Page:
Transcript: Springfield, Missouri, Mayor Ken McClure on “Face the Nation”

The following is a transcript of an interview with Springfield, Missouri, Mayor Ken McClure that aired on Sunday, July 18, 2021, on “Face the Nation.”


JOHN DICKERSON: We go now to Ken McClure, the mayor of Springfield, Missouri, where cases have skyrocketed, driven by the spread of the Delta variant. Good morning, Mr. Mayor.

SPRINGFIELD MAYOR KEN MCCLURE: Good morning, thank you for having me.

JOHN DICKERSON: In your community, the two largest hospitals are maxed out. One of them, the CEO of the hospital, tweeted that he was pleading with people so that nurses would have to stop zipping body bags. How did it come to this?

MAYOR MCCLURE I think there are several reasons for Springfield as a hub. We are an attraction for tourism, we are an attraction for transportation, for business, for higher education and certainly health care. So, people come to Springfield to shop to do business. And so, people will come here. And I think that has greatly increased our exposure, compounded with what has been already indicated on misinformation.

JOHN DICKERSON: What kinds of misinformation are you seeing in your community?

MAYOR MCCLURE: I think we are seeing a lot spread through social media as people are talking about fears which they have health related fears, what it might do to them later on in their lives, what might be contained in the vaccinations. And that information is just incorrect. And I think we as a society and certainly in our community are being hurt by it.

JOHN DICKERSON: There’s been a conversation throughout this pandemic about information that comes from the top down and information that comes in the community, which is why we wanted to talk to you. What is the most effective work that’s going on there on the ground to address those who are vaccine hesitant?

MAYOR MCCLURE: We are a community of collaboration. Nothing really of substance gets done in Springfield without a lot of people talking about it. And so, we’re focusing on those trusted community leaders, those trusted community institutions. And we know that if it comes from the community and leaders of people trust that that helps. The Springfield news later this morning had a great article focusing on several community leaders who had taken the vaccine, why they were encouraging it. So, we are working with so many entities to try to spread the word. And these are trusted sources. And I think that’s a key to what we have to do to overcome this.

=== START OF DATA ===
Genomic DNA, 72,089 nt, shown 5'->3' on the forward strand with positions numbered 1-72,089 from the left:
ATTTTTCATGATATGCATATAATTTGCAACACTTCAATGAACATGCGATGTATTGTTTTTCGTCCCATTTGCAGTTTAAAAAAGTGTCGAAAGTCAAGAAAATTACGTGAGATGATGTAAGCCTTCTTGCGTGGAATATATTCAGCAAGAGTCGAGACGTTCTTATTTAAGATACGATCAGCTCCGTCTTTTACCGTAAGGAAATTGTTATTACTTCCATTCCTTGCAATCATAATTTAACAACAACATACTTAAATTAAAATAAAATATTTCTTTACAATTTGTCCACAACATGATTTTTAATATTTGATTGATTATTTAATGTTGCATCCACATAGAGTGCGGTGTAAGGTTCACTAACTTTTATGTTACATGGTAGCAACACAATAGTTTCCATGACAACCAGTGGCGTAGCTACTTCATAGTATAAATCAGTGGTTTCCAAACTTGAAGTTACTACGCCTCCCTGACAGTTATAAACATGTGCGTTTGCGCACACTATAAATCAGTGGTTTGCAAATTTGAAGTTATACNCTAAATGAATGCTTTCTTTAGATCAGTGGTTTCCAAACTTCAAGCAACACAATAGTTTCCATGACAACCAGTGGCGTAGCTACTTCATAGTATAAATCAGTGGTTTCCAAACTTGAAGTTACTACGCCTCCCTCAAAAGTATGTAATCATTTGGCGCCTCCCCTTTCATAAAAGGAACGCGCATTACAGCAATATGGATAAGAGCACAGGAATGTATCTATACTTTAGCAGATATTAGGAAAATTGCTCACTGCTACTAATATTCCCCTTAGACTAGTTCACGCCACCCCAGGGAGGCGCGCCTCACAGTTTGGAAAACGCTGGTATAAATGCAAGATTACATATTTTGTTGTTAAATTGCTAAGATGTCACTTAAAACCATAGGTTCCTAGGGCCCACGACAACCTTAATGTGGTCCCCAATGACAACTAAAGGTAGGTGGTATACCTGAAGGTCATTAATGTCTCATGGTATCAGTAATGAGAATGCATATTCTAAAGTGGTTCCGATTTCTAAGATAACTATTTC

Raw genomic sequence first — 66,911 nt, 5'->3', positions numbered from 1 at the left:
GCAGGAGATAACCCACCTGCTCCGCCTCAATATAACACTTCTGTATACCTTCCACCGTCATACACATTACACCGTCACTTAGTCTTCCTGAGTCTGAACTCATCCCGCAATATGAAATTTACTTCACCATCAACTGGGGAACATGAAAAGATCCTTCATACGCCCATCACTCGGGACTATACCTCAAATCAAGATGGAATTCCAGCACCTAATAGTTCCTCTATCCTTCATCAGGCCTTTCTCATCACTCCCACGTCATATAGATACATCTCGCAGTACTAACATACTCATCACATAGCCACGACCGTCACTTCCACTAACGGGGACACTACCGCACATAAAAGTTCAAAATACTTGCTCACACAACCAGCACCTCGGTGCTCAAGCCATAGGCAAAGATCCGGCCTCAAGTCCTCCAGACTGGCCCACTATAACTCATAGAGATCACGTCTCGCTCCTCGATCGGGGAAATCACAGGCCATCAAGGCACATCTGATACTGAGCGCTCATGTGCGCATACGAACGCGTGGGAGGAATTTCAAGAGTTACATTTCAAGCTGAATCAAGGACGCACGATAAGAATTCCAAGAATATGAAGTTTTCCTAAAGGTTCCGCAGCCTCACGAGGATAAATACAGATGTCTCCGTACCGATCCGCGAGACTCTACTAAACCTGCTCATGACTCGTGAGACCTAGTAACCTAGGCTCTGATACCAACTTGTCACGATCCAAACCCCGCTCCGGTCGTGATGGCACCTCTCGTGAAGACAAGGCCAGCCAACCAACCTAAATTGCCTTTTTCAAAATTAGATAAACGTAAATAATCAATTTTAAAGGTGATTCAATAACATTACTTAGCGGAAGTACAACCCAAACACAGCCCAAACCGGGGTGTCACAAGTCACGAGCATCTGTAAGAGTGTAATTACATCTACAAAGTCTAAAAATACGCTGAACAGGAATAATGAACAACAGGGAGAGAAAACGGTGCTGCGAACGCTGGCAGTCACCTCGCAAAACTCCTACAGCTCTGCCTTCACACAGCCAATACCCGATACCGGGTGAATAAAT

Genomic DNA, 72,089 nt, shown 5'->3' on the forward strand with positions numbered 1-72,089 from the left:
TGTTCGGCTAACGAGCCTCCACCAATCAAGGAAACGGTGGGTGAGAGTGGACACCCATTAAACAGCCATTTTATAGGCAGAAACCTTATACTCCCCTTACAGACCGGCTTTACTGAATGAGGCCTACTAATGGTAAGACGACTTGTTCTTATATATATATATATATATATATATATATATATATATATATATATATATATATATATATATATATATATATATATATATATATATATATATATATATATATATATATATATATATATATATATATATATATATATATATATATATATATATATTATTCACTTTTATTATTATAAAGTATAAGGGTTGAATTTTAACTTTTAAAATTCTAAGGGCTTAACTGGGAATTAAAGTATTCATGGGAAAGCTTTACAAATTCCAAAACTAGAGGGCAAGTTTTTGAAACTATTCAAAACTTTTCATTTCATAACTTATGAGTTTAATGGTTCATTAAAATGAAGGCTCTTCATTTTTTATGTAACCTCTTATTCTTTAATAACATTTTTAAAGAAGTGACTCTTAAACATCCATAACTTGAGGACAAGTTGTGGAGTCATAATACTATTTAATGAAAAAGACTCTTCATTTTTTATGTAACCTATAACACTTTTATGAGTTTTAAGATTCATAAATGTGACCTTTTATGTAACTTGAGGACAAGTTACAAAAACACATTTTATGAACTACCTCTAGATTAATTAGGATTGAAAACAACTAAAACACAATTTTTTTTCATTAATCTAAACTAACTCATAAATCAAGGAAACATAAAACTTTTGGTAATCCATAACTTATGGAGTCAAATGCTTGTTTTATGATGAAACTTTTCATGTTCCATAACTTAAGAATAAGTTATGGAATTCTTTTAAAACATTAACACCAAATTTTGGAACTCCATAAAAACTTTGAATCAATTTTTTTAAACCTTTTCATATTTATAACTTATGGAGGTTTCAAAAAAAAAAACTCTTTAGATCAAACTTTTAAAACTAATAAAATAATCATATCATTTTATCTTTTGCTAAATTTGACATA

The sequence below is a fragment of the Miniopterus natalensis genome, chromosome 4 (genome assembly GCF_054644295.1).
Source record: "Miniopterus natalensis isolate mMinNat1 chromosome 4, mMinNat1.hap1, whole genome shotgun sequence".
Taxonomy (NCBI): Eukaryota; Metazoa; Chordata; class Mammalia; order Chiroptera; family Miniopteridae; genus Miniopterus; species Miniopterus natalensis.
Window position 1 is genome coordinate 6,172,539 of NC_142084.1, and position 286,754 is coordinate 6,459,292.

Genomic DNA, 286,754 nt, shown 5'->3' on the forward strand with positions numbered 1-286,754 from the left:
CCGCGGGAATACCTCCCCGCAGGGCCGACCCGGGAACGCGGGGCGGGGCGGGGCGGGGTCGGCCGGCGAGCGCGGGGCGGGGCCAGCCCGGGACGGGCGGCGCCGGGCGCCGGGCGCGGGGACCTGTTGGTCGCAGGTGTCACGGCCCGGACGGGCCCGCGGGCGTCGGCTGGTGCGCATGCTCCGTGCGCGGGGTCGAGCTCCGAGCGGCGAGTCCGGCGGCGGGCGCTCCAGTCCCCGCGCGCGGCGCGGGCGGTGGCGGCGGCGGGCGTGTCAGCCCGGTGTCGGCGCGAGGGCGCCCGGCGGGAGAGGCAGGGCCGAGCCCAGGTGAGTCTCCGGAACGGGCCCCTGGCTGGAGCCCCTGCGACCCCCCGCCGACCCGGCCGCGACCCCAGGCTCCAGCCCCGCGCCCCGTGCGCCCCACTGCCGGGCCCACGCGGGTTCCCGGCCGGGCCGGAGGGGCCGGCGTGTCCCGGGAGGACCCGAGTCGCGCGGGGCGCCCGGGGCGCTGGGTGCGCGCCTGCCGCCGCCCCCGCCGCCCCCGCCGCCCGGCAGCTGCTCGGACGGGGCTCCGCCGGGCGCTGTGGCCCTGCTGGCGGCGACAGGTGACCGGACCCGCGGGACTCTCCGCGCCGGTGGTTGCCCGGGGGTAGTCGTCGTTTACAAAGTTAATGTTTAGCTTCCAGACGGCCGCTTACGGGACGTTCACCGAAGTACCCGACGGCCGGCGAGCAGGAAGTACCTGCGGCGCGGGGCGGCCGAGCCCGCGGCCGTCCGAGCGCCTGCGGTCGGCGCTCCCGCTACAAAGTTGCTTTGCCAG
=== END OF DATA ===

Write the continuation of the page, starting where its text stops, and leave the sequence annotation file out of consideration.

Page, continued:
JOHN DICKERSON: How about in the churches? The pastors- there’s been- pastors have been talking about it, haven’t they?

MAYOR MCCLURE: The pastors have been a great help through this. We had established in April a year ago what we call the Have Faith initiative, which at its peak had 80 to 100 different churches across denominational lines. We’ve had several of our largest churches, including the pastors in the last week or ten days, stepping up from the pulpit and urging that their congregations get vaccinated. Churches have been stepping up to host vaccination clinics, and the key is faith leaders are trusted. People respect those who with whom they worship their worship leaders. And so we are relying upon those trusted entities. And we had just this past week, for example, the latest numbers showing that we had the largest increase in our vaccination rate in several weeks. And so I’m optimistic that that message is starting to take hold right now.